A Predetermined Lifespan
Like all life on this planet, flowers--no matter how lovely or vigorous--will eventually begin to decay. How fast a flower decays depends on a number of factors. The type of flower, the amount of water the flower receives, how the flower has been pollinated, temperature and other dynamics, can all impact rate of decay.
The process of flower decay, or aging in general, is called senescence. Vital cells and tissues begin to deteriorate, all because genetic encoding passed on to the embryonic plant has predetermined the duration of its life.
Certain actions can prolong the life of a flower, but the decay process is inevitable. A surprising amount of research has been conducted on flower senescence, since a plant’s flowers die at a relatively fast pace.
Stages of Decay
The life of a flower begins during the bud stage. The bud gradually expands until it is partially open. It continues to expand until the bloom has opened fully. Not long afterward—hours or even minutes—the vibrant color of the flower begins to fade.
During the fading stage, the flower starts to lose turgor, a decrease in moisture and vigor within the petal’s cells. Cell respiration slows. The flower wilts and begins a slow collapse. Proteins and nucleic acids are lost. Wilted petals may glisten with fluid that has been released from dying cells. Petals and other parts of the flower drop; eventually, the seeds at the base of the dead flower head are ready to be dispersed.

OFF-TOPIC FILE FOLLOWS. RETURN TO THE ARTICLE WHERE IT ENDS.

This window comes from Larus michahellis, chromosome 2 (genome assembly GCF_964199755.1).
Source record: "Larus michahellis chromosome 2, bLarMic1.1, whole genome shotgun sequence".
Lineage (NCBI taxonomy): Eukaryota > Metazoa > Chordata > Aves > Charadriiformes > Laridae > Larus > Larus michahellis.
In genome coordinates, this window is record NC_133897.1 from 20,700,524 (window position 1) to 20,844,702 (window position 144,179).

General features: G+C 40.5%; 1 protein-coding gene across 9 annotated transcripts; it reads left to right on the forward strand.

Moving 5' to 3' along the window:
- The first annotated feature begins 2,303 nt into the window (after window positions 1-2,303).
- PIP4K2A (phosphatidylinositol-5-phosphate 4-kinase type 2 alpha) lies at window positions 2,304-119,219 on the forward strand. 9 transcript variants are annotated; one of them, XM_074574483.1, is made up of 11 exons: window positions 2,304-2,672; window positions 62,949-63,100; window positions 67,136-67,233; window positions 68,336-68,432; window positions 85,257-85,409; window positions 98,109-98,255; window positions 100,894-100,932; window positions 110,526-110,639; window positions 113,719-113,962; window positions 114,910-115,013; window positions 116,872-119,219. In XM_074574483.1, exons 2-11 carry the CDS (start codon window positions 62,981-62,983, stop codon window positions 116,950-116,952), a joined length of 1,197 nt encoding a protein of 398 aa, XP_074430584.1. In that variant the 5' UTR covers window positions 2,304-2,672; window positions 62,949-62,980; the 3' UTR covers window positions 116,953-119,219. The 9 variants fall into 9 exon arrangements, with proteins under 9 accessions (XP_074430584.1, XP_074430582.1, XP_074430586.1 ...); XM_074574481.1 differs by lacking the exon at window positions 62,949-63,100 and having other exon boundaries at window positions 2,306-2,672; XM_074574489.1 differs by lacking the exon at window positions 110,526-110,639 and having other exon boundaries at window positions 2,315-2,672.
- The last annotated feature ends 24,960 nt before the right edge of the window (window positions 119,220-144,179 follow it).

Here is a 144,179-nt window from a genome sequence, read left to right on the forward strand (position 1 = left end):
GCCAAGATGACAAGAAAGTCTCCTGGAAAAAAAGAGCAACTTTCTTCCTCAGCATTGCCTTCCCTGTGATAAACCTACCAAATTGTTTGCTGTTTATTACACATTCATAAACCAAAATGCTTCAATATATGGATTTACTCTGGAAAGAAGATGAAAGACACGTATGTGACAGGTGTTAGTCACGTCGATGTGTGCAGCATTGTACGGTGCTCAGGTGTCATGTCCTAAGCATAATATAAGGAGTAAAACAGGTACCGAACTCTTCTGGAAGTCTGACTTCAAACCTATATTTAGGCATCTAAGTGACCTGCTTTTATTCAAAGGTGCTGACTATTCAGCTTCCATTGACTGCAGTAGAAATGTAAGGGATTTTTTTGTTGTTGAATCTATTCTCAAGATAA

Slowing the Rate of Decay
Some flowers last only a day; others can live for several, even many, days. External factors for flower decay can be manipulated so that the bloom of a flower can be enjoyed for as long as possible. To promote longer blooms in gladiolas, for instance, snap off the topmost unopened bud, so that the lowest buds on the stalk will have a chance to open.
Place cut roses in cool water, not warm, unless you want to encourage blooms to open. For mums, azaleas and rhododendrons, scrape and split the stems before placing in water. Cut tulips require lots of water. Ensure that vases are clean and bacteria-free. Wounds on flower stems can promote bacteria growth, so select healthy, disease-free flowers for display.
The process of flower decay is a natural and necessary one in order for seeds to be released. Pollination may actually be one of the triggers for a flower to begin its decline, promoting the endless cycle of life and death in a flower.
- Take Care of Cut Flowers in a Vase
- The Effects of Freezing Flowers
- Revive Wilted Roses
- Save Cut Flowers Forever
- Parts of a Complete Flower
- Respiration in Germinating Seeds
- External Parts of a Flower
- Take Care of Roses in Vases
- Deadhead Geraniums
- Preserve Pressed Flowers
- How Sugar Water Affects Roses
- Cut Lupin Flowers